You are here

EcoBloggers


EcoBloggers is a feed of ecology blogs aggregated from around the web. If you write an Ecology blog (made up primarily of original posts by you or contributors), and you'd like to have it included here, email the feed link to the site webmaster. Each contributed post is trimmed to stay on the right side of copyright law and to encourage readers to click through to contributors' sites. You can get the RSS feed here. Each post is also automatically tweeted by @EcoBloggers.
  • via Jeremy Fox from Dynamic Ecology
    Citation for this post: BibTeX | RIS
    1 month 1 week ago
  • via WildlifeSNPits from WildlifeSNPits
    Citation for this post: BibTeX | RIS
    1 month 1 week ago

    Patriotism is defined as “having or showing great love and support for your country.” This Fourth of July, American bloggers Stephanie Schuttler and Emily Puckett show how supporting science reflects great love and support for the United States of America and is a democratic process in and of itself.

    1. Science inspires. Scientific and technological innovations made it possible to put a man on the moon and explore the depths of the ocean.  These events are an inspiration to the public and motivate scientists to keep pushing the limits of what is possible. These achievements, like Olympic medals, are worn with great pride by citizens and scientists alike. Mars, here we come.
    2. Science stimulates the ECONOMY. Stronger research programs mean more STEM jobs, which ultimately makes the United States competitive in global markets. Research-based businesses (think biotech, aerotech, or medical research) and universities create...
    Read the full article.
  • via freshwaterblog from The BioFresh blog
    Citation for this post: BibTeX | RIS
    1 month 1 week ago
    7599505330_33aae97c4a_k

    A Swedish boreal stream. Image: mrdonb | Flickr Creative Commons

    Freshwater ecosystems across the world are affected by multiple pressures acting in tandem, which can cause complex and unpredictable results for their health and diversity. As a result, the topic is a key focus for many aquatic scientists globally.

    Human land use is an important driver of multiple pressures. Two common land-use pressures stem from agricultural activities and hydromorphological alterations. Agricultural activities can cause increased nutrient concentrations as a result of fertiliser run-off, cause sediment build-ups as a result of soil erosion, and alter ecosystem hydrology and connectivity through water abstraction.

    ...

    Read the full article.
  • via Florian Hartig from Theoretical Ecology
    Citation for this post: BibTeX | RIS
    1 month 2 weeks ago
    As I said before, I’m firmly siding with Andrew Gelman (see e.g. here) in that model checking is dangerously neglected in Bayesian practice. The philosophical criticism against “rejecting” models (double-using data etc. etc.) is all well, but when using Bayesian methods in practice, I see few sensible alternatives to residual checks (both guessing a model and… Read the full article.
  • via Jeremy Fox from Dynamic Ecology
    Citation for this post: BibTeX | RIS
    1 month 2 weeks ago

    1089558


    Filed under:... Read the full article.
  • via dinoverm from Parasite Ecology
    Citation for this post: BibTeX | RIS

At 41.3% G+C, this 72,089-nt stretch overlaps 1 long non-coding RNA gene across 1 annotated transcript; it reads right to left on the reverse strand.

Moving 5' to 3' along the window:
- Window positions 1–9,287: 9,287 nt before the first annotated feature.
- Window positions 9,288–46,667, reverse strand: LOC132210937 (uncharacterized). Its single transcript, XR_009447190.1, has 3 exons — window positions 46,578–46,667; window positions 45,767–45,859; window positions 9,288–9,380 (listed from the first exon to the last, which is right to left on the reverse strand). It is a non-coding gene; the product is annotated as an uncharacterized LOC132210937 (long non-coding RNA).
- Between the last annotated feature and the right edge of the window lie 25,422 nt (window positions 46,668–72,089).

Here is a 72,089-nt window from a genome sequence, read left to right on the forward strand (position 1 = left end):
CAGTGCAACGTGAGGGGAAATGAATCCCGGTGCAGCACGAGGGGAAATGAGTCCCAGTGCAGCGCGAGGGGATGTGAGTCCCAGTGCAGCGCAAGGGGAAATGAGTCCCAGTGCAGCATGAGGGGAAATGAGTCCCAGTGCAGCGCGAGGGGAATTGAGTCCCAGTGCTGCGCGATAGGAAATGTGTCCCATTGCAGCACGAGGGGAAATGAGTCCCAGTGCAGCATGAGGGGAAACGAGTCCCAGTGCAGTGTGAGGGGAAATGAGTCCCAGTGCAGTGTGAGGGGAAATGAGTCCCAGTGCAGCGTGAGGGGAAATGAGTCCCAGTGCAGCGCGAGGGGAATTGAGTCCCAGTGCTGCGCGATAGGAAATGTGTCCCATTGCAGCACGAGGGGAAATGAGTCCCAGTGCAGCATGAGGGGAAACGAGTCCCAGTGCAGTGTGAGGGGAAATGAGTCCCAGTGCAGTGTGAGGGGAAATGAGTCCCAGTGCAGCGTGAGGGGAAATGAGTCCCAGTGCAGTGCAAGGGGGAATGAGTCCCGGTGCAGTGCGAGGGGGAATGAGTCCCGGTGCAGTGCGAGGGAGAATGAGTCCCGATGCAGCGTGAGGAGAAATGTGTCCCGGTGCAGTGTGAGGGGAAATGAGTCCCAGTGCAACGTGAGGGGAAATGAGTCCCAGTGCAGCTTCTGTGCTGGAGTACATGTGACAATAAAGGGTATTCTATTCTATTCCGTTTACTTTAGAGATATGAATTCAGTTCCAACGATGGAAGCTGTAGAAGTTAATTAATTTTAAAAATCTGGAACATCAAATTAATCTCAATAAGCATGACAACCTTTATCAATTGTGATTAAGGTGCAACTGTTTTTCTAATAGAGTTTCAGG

1 month 2 weeks ago
    EEID 2017 in Santa Barbara was a hit! The poster session and all of the social events took place outside in beautiful weather, to the immense enjoyment of (almost) everyone. There were 57 talks and ~135 posters, which added up … Continue reading → Read the full article.
  • via Journal of Applied Ecology from The Applied Ecologist's blog
    Citation for this post: BibTeX | RIS
    1 month 2 weeks ago
    In this post, Daniel Bergin discusses issue 54.3’s Practitioner’s Perspective, Holistic management of live animals confiscated from illegal wildlife trade by Dr. Thomas Gray and colleagues. Armed detectives burst through the door. Traffickers are arrested, media coverage generated, and live animals are rescued from the illegal wildlife trade. But what happens next? What happens next is […] Read the full article.
  • via CJAB from Conservation Bytes
    Citation for this post: BibTeX | RIS
    1 month 2 weeks ago
    Just like there are many styles to writing scientific manuscripts, there are also many ways to respond to a set of criticisms and suggestions from reviewers. Likewise, many people and organisations have compiled lists of what to do, and what not to do, in a response to reviews of your manuscript (just type ‘response to […] ... Read the full article.
  • via EEPuckett from WildlifeSNPits
    Citation for this post: BibTeX | RIS
    1 month 2 weeks ago

    In 2009 the United Nations reported that half of the world’s human population lived in cities and was expected to grow to 66% by 2050.  The movement of people from dispersed living to concentration in urban environments is a large change both for human civilization and for the environment.  Urbanization is the process of changing from natural habitats to dense grey space made up primarily of buildings, roads, and accessory infrastructure (e.g. street lights, underground sewage pipes, power lines, etc) accompanied by dense human populations.  While many cities are well established, humans continue to build new cities or expand cities outward in a network of suburban environments.  And urbanization is not simply about a transition from green to grey space, other abiotic changes such as changes in light regimens due to artificial lighting, increased pollution, and increased...

    Read the full article.
  • via Benjamin Blonder from Natural Curiosities
    Citation for this post: BibTeX | RIS
    1 month 2 weeks ago

Pages

Powered by Drupal | Theme modified by Naupaka Zimmerman from Danland by Danetsoft | | INNGE is supported through a collaboration with INTECOL